At the ASIS show last month in Las Vegas, among booths where vendors hocked everything from locks to tasers to bomb-sniffing dogs was a booth for a vendor selling Graffiti Cam. The portable, covert surveillance camera detects “graffiti-related motion,” snaps pictures and e-mails them to the police as it sends text messages to their cell phones that say, essentially, “Hey, get down here.” All the while, it collects TV-quality video on a tamper-resistant, encrypted memory card.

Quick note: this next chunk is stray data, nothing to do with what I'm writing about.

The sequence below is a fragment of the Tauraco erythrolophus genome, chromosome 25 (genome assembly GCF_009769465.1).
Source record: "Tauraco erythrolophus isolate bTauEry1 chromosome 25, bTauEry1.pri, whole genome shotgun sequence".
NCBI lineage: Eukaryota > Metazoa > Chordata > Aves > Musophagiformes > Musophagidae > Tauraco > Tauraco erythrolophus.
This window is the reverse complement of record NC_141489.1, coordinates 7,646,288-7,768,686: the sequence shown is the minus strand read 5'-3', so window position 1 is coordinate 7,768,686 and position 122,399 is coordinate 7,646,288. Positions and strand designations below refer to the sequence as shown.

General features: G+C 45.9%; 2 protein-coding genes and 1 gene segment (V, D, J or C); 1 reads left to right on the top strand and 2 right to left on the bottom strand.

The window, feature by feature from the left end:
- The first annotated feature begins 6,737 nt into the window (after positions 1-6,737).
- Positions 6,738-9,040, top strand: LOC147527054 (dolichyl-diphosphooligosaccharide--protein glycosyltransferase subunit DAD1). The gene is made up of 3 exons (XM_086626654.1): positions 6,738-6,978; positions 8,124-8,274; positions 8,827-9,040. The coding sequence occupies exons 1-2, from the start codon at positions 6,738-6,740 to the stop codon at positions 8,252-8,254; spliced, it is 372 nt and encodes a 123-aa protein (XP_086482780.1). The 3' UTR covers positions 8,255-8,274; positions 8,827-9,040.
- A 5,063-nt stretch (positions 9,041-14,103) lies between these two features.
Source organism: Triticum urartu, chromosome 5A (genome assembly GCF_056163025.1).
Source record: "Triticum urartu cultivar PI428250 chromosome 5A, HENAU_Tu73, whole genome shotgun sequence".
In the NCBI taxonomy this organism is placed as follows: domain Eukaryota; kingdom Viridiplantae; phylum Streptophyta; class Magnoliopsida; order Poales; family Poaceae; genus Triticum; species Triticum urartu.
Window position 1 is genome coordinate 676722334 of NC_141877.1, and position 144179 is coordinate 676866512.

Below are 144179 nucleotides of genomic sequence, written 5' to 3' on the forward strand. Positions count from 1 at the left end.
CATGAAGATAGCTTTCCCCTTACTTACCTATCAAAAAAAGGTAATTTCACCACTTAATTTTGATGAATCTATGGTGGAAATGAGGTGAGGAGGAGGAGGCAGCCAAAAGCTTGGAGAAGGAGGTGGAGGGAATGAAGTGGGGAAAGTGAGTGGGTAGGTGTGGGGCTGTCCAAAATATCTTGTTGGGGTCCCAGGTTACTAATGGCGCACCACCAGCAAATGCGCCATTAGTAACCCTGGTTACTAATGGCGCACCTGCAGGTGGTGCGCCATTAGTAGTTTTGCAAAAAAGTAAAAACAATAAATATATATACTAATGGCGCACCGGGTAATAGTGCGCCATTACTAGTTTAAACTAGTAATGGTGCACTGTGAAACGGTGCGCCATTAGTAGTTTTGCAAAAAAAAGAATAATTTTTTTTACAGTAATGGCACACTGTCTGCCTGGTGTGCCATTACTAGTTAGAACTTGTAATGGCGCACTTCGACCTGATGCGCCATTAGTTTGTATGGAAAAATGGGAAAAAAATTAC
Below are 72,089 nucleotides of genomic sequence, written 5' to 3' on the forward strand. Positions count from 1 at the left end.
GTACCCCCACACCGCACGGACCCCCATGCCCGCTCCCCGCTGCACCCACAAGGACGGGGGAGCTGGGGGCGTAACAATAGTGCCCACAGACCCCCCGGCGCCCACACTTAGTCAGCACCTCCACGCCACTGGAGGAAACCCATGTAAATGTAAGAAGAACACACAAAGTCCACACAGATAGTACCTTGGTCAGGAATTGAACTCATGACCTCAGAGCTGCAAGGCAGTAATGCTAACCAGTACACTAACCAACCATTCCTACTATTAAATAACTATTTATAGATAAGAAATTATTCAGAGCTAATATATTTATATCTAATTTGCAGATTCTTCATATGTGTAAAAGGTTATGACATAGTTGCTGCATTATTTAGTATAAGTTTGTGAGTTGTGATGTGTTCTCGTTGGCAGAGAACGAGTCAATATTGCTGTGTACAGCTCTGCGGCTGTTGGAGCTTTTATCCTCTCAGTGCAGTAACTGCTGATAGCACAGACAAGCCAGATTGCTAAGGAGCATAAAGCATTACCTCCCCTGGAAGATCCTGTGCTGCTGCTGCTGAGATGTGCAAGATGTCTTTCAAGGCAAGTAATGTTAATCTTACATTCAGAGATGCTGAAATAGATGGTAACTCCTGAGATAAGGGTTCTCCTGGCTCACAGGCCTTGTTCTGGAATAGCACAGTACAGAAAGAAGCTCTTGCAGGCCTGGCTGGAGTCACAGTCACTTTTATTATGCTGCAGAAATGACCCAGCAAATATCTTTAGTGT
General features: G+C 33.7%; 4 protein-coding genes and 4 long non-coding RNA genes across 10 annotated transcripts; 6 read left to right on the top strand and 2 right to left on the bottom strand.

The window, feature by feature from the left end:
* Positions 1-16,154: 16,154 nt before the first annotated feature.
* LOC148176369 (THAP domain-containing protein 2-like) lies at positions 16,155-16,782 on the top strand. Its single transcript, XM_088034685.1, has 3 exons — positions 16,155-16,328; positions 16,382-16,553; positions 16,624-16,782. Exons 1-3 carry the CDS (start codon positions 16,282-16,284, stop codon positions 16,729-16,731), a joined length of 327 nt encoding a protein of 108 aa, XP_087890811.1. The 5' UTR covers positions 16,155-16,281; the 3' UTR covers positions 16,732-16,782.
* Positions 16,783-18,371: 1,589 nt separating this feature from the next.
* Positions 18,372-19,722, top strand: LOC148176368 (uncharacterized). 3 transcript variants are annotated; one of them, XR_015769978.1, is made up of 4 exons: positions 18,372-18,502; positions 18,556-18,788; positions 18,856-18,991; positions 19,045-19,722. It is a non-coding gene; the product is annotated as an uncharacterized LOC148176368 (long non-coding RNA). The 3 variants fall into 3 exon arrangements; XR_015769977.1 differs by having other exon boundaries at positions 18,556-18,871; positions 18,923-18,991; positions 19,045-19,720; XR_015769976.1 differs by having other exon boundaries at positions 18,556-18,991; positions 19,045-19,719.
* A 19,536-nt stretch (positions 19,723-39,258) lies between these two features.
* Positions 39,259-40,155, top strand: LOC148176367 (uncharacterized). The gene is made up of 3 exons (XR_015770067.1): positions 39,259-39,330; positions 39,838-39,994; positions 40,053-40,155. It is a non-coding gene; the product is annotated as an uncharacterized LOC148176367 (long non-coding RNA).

At only $5,000 per camera, Graffiti Cam seems like a home run. It arrives at a time when public surveillance has gained tacit, creeping acceptance and when graffiti has become a $12 billion migraine for cities and towns—a kind of aerosol spam that they desperately want to scotch because it’s bad for business. Social scientists call this the broken windows theory: Vandalism leads people to sense a place is unsafe and broken down, so they leave, which in turn makes the place actually become unsafe and broken down. Reality follows perception.
So it won’t be surprising if cities and towns buy dozens of Graffiti Cams. And those cameras will likely lead to a surge in arrests and convictions of the spray-paint-wielding set, known in current slang as taggers.